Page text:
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The Asian Age of Transformation

 -- Published: Wednesday, 15 October 2014 | Print  | Disqus 

By Casey Research

Financial pundits are divided on Asia. Some believe China and Japan are going to have their day in the sun, while others fear that economic mismanagement will lead to a similar collapse as we’ve seen in the US in 2008. Here are some opinions of prominent investment experts from the just-concluded Casey Research Fall Summit.

John Mauldin, chairman of Mauldin Economics and bestselling author of Endgame and Code Red, thinks we’re in an age of transformation. “Keynesians rule the world, whether we like or not, so we should invest with that reality in mind.”

He believes that of the major developed economies, Japan is furthest down the road to ruin. It’s literally a dying country, growing older more quickly than any country in recorded history.

Mauldin predicts that the yen will decline to at least 200; he hedged his own mortgage by shorting the yen with 10-year options at a 130 strike.

China, on the other hand, is trying to proactively and slowly pop its debt bubble, Mauldin says, something no other country has ever attempted.

Michael “Mish” Shedlock, investment advisor with SitkaPacific Capital Management, is also seeing storm clouds on the horizon, but he’s bullish on Japanese equities right now—with the caveat that investors should make sure to hedge exposure to the yen.

Mark Yusko, founder and CEO of Morgan Creek Capital Management, is even more optimistic. While he says US stocks are “second most overvalued they’ve ever been,” he recommends Japanese equities as a good bet. Japan, he believes, will beat the US over the next 10 years by a huge margin.

China, Yusko says, is on the verge of a massive bull market and will have the greatest consumption boom in history.

Leland Miller, president of China Beige Book International, couldn’t disagree more. Inaugurated in 2012, the China Beige Book is the most comprehensive survey ever conducted on national, regional, and sectoral economic conditions in China, and the only real-time, independent window into China’s opaque credit and shadow credit environments.

Current data show, according to Miller, that the Chinese economy is broadly decelerating. Inflation is declining, and borrowing continues to dwindle despite lower-interest credit, while the labor market is still stable. Bottom line: the Chinese economy is on the way to slowing substantially.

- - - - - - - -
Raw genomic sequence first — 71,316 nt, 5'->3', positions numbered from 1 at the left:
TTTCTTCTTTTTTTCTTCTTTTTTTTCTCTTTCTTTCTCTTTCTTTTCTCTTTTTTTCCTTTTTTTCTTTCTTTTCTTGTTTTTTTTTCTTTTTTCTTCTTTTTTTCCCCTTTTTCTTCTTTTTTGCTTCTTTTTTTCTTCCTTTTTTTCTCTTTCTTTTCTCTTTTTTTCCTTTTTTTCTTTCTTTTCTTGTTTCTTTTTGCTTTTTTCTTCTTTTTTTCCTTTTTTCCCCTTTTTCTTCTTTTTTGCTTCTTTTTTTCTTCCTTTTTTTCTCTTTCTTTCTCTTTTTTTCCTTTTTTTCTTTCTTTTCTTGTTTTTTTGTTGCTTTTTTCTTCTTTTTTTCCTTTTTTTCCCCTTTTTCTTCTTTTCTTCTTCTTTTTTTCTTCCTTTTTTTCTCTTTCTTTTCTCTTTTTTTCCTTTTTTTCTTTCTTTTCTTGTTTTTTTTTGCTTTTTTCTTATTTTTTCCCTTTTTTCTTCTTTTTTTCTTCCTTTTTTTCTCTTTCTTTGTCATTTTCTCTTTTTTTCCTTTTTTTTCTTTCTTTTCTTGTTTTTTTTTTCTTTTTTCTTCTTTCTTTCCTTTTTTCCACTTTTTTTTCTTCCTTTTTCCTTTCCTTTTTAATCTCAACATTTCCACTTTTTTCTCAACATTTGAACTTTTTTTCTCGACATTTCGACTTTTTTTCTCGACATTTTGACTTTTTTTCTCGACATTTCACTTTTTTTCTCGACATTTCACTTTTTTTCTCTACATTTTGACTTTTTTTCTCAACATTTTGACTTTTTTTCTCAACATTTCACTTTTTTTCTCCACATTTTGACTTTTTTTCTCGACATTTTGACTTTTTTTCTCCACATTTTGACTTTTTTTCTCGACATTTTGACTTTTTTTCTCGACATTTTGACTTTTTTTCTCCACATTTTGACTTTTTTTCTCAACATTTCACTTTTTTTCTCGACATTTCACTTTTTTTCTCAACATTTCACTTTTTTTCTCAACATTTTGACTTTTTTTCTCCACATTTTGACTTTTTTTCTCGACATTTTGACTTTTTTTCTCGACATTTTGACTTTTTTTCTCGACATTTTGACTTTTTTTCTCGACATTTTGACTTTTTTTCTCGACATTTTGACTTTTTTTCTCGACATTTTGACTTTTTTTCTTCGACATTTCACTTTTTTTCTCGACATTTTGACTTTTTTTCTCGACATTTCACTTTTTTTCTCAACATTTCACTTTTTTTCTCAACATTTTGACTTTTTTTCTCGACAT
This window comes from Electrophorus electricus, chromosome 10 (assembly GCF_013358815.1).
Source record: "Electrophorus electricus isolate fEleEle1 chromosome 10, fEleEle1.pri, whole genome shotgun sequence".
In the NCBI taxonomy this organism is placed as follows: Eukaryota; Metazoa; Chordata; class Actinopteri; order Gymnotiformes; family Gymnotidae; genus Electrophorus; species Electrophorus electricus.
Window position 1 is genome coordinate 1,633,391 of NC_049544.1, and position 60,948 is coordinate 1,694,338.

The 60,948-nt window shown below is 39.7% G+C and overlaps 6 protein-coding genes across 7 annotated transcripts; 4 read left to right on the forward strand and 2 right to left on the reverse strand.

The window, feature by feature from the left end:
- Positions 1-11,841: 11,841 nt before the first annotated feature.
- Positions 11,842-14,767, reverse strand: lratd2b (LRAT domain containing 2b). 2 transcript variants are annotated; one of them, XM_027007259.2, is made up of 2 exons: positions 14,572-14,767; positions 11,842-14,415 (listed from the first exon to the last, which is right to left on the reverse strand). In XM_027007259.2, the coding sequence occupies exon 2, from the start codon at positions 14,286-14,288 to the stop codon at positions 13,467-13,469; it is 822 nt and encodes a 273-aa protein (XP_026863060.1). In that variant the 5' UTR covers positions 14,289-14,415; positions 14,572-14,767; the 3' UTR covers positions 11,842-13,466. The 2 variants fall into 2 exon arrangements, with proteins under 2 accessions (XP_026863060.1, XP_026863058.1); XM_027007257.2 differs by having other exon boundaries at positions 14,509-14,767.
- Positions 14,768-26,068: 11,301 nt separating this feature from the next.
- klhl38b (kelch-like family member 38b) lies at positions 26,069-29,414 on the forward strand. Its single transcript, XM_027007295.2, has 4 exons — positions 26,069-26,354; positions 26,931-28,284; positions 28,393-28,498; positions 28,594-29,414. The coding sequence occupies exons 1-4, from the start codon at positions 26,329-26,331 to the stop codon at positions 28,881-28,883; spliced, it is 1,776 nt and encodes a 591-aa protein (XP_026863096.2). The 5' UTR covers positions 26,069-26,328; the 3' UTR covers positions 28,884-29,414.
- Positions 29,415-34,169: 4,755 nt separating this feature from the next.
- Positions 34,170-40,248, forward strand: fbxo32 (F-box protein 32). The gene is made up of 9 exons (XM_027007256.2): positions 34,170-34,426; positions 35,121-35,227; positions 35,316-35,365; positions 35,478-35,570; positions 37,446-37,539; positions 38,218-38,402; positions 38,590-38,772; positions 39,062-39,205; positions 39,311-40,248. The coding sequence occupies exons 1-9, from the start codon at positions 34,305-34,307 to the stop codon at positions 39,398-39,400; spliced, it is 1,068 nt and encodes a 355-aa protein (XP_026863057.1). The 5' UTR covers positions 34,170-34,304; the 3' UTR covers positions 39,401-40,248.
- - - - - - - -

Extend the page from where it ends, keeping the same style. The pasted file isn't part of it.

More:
There are two ways, says Miller, how that could occur:

  1. The best-case scenario: The Chinese government institutes policies to encourage slower, healthier growth, cuts down the massive credit expansion, and lets bad firms go out of business. That way, the formerly rapid growth of the economy would slow, but grow more sustainably in the long run.
  1. The worst-case scenario: The Chinese government resists to implement much-needed reforms and instead caters to vested interests. As a result, the economy will see a hard landing.

Miller suggests investors should be careful investing in emerging markets right now, as “the reverberations from China will be considerable.”

He recommends one Chinese company traded on the New York Stock Exchange as a good short-term investment, but warns to “be very careful long term.” This company, he says, is irritating entrenched interests by fundamentally altering the way business is done in China.

To get Leland Miller’s timely stock pick (and those of the other speakers), as well as every single presentation of the Summit, order your 26+-hour Summit Audio Collection now. It’s available in CD and/or MP3 format. Learn more here.

The article The Asian Age of Transformation was originally published at

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 -- Published: Wednesday, 15 October 2014 | E-Mail  | Print  | Source:

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